According to plaintiffs, their principal places of business are in the following states: Arkansas, California, Kentucky, Missouri, North Carolina, North Dakota, Ohio, Pennsylvania, Texas, and Virginia.[9] Plaintiffs' Post-Argument Brief in Support of their Motion for Preliminary Injunction, Dkt. 675, at 17. Two bottlers have contracts governed by the UCC, Cleveland and Sacramento, and therefore the duty of good faith automatically attaches to those contracts under § 1-203. The Court's review of the law in the other states reveals that six have directly or indirectly recognized an implied duty of good faith as a term in all contracts: Richard Short Oil Co. v. Texaco, Inc., 799 F.2d 415 (8th Cir. 1986) (Arkansas) (circuit court assumes state would imply duty); Hornung v. NCAA, ___ S.E.2d ___ 85-CA-3178-MR (Ky.Ct.App. July 17, 1987) (Kentucky) (expressly finding duty); Faust & Forden, Inc. v. Greenbaum, 421 S.W.2d 809 (Mo. 1967) (Missouri) *919 (same); Weyerhaeuser Co. v. Godwin Bldg. Supply Co., 253 S.E.2d 625 (N.C.Ct. App.1979) (North Carolina) (same); Ireland v. Charlesworth, 98 N.W.2d 224 (N.D.1959) (North Dakota) (implicitly recognizing duty); Atlantic Richfield Co. v. Razumic, 480 Pa. 366, 390 A.2d 736 (1978) (Pennsylvania) (same); see generally Burton, Breach of Contract and the Common Law Duty to Perform in Good Faith, 94 Harv.L.Rev. 369, 404 (1980) (listing states recognizing duty of good faith in all contracts). Virginia and Texas have not recognized the implied contractual duty.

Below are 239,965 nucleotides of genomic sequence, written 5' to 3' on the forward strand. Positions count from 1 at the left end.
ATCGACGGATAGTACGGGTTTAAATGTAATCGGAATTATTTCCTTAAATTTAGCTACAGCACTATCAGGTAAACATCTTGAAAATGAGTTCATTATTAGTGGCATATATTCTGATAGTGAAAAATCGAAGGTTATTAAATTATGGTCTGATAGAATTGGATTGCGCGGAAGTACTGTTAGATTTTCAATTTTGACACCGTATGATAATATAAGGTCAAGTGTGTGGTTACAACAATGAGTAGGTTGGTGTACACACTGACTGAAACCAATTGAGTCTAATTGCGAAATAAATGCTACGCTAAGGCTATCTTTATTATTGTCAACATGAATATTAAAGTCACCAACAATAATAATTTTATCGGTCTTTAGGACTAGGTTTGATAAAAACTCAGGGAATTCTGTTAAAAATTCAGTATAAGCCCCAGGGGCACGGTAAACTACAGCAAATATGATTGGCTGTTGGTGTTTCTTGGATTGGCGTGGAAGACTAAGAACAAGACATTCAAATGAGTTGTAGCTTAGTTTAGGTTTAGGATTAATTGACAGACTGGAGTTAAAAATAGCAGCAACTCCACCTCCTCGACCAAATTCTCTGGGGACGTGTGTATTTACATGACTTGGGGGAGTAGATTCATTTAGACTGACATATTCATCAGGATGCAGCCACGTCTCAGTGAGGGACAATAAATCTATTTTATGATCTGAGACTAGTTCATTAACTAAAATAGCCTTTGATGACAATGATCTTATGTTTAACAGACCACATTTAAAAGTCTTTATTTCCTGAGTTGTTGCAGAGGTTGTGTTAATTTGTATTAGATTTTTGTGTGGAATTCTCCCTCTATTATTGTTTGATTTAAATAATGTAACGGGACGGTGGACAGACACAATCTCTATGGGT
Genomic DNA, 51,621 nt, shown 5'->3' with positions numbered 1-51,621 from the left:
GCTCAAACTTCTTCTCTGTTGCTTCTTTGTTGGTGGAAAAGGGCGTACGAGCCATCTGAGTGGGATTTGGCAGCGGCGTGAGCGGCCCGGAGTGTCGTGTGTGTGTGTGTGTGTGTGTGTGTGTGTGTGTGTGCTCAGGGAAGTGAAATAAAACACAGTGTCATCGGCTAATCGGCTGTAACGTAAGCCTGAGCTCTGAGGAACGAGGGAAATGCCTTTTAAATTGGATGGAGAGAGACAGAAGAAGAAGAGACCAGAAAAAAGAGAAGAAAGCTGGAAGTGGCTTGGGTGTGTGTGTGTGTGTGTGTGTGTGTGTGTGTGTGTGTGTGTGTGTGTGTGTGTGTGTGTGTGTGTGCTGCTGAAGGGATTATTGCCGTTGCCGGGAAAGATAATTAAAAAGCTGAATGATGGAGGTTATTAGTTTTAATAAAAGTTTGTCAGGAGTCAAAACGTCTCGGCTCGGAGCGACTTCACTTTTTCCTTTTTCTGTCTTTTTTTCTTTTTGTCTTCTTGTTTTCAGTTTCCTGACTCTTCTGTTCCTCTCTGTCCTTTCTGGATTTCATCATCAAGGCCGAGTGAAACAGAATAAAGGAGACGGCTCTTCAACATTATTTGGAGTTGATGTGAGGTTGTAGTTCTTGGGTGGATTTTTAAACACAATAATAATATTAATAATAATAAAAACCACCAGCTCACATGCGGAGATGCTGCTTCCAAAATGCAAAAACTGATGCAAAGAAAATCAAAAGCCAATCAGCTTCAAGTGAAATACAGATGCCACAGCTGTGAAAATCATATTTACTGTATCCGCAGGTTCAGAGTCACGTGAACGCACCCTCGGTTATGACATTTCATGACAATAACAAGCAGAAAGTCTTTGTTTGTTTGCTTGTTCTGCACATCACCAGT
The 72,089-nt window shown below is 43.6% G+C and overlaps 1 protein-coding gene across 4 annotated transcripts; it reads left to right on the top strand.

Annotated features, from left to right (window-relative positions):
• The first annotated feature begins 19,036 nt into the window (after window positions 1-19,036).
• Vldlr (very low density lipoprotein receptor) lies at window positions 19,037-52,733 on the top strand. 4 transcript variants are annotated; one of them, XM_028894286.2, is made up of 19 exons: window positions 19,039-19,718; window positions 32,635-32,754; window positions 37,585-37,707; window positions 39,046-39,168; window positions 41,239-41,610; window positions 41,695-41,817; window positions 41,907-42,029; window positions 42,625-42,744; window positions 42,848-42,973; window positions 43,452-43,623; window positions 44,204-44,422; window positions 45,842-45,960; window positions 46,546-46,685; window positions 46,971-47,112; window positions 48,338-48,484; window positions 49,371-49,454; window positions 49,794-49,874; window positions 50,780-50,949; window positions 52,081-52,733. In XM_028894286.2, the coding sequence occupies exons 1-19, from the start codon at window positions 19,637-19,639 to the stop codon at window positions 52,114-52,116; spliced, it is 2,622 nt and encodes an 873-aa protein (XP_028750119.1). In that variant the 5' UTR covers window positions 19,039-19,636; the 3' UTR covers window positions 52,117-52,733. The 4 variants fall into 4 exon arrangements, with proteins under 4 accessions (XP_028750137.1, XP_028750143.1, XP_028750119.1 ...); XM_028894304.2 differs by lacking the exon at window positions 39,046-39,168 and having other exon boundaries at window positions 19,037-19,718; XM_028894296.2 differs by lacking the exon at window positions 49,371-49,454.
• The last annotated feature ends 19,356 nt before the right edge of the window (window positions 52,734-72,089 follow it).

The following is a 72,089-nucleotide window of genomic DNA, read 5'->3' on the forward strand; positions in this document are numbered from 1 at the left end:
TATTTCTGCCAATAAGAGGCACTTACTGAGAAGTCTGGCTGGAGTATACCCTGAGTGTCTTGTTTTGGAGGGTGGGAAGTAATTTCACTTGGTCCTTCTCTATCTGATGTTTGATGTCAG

The Virginia courts have not addressed the issue under the common law. The United States Court of Appeals for the District of Columbia Circuit did consider a diversity claim under Virginia law that alleged a breach of the duty of good faith in Tymshare, Inc. v. Cavell, 727 F.2d 1145 (D.C.Cir.1984). The court stated that it would not "speculate" on whether the Virginia Supreme Court would adopt the doctrine of good faith, id. at 1152, but went on to analyze the claim as if the duty did attach to the contract. See id. at 1153 ("Whether pursued under the rubric of `good faith' or the more traditional rubric (for most contracts) of `implied limitation,' our inquiry...."). Although not conclusive authority for whether Virginia would simply the duty in all contracts, the Court will assume on the basis of Tymshare, Inc. that Virginia would recognize the duty as attaching to the unamended bottler's Contract for the purpose of this motion.